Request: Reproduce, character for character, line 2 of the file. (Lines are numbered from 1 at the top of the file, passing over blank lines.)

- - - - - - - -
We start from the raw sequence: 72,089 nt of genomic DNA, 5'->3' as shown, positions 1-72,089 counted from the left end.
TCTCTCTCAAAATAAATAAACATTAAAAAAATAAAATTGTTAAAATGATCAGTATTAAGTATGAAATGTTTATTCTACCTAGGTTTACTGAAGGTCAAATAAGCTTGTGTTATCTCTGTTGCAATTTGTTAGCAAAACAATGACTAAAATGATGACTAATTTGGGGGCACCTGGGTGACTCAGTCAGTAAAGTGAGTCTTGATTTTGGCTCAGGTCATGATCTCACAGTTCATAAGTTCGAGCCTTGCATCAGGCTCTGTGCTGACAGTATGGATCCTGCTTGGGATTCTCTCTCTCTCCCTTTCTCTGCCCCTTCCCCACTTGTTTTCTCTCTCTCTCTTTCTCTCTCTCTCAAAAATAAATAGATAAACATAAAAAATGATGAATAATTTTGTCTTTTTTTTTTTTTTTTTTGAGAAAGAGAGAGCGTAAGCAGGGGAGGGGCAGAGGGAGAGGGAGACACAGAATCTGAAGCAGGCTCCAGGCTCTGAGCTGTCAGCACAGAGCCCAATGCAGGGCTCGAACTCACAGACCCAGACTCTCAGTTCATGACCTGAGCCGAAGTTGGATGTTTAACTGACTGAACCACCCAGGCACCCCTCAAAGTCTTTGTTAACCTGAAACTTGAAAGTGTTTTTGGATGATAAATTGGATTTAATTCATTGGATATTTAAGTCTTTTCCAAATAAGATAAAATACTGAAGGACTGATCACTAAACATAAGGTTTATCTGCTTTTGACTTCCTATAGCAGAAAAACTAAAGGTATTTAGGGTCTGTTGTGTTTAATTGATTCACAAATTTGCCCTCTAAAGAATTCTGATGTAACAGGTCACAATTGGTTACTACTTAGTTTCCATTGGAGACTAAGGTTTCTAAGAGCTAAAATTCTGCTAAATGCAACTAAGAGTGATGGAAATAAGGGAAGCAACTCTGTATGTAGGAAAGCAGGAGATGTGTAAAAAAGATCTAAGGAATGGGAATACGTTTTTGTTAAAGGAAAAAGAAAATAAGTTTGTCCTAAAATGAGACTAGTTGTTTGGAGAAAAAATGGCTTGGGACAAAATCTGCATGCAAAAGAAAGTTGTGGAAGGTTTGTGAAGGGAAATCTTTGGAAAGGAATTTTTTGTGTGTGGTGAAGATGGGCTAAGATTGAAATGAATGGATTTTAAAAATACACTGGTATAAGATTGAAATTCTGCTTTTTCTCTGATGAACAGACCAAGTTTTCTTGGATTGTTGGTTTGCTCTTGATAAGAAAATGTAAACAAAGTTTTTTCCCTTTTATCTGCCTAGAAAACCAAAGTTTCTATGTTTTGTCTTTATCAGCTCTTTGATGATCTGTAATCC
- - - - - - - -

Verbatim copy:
TCTCTCTCAAAATAAATAAACATTAAAAAAATAAAATTGTTAAAATGATCAGTATTAAGTATGAAATGTTTATTCTACCTAGGTTTACTGAAGGTCAAATAAGCTTGTGTTATCTCTGTTGCAATTTGTTAGCAAAACAATGACTAAAATGATGACTAATTTGGGGGCACCTGGGTGACTCAGTCAGTAAAGTGAGTCTTGATTTTGGCTCAGGTCATGATCTCACAGTTCATAAGTTCGAGCCTTGCATCAGGCTCTGTGCTGACAGTATGGATCCTGCTTGGGATTCTCTCTCTCTCCCTTTCTCTGCCCCTTCCCCACTTGTTTTCTCTCTCTCTCTTTCTCTCTCTCTCAAAAATAAATAGATAAACATAAAAAATGATGAATAATTTTGTCTTTTTTTTTTTTTTTTTTGAGAAAGAGAGAGCGTAAGCAGGGGAGGGGCAGAGGGAGAGGGAGACACAGAATCTGAAGCAGGCTCCAGGCTCTGAGCTGTCAGCACAGAGCCCAATGCAGGGCTCGAACTCACAGACCCAGACTCTCAGTTCATGACCTGAGCCGAAGTTGGATGTTTAACTGACTGAACCACCCAGGCACCCCTCAAAGTCTTTGTTAACCTGAAACTTGAAAGTGTTTTTGGATGATAAATTGGATTTAATTCATTGGATATTTAAGTCTTTTCCAAATAAGATAAAATACTGAAGGACTGATCACTAAACATAAGGTTTATCTGCTTTTGACTTCCTATAGCAGAAAAACTAAAGGTATTTAGGGTCTGTTGTGTTTAATTGATTCACAAATTTGCCCTCTAAAGAATTCTGATGTAACAGGTCACAATTGGTTACTACTTAGTTTCCATTGGAGACTAAGGTTTCTAAGAGCTAAAATTCTGCTAAATGCAACTAAGAGTGATGGAAATAAGGGAAGCAACTCTGTATGTAGGAAAGCAGGAGATGTGTAAAAAAGATCTAAGGAATGGGAATACGTTTTTGTTAAAGGAAAAAGAAAATAAGTTTGTCCTAAAATGAGACTAGTTGTTTGGAGAAAAAATGGCTTGGGACAAAATCTGCATGCAAAAGAAAGTTGTGGAAGGTTTGTGAAGGGAAATCTTTGGAAAGGAATTTTTTGTGTGTGGTGAAGATGGGCTAAGATTGAAATGAATGGATTTTAAAAATACACTGGTATAAGATTGAAATTCTGCTTTTTCTCTGATGAACAGACCAAGTTTTCTTGGATTGTTGGTTTGCTCTTGATAAGAAAATGTAAACAAAGTTTTTTCCCTTTTATCTGCCTAGAAAACCAAAGTTTCTATGTTTTGTCTTTATCAGCTCTTTGATGATCTGTAATCC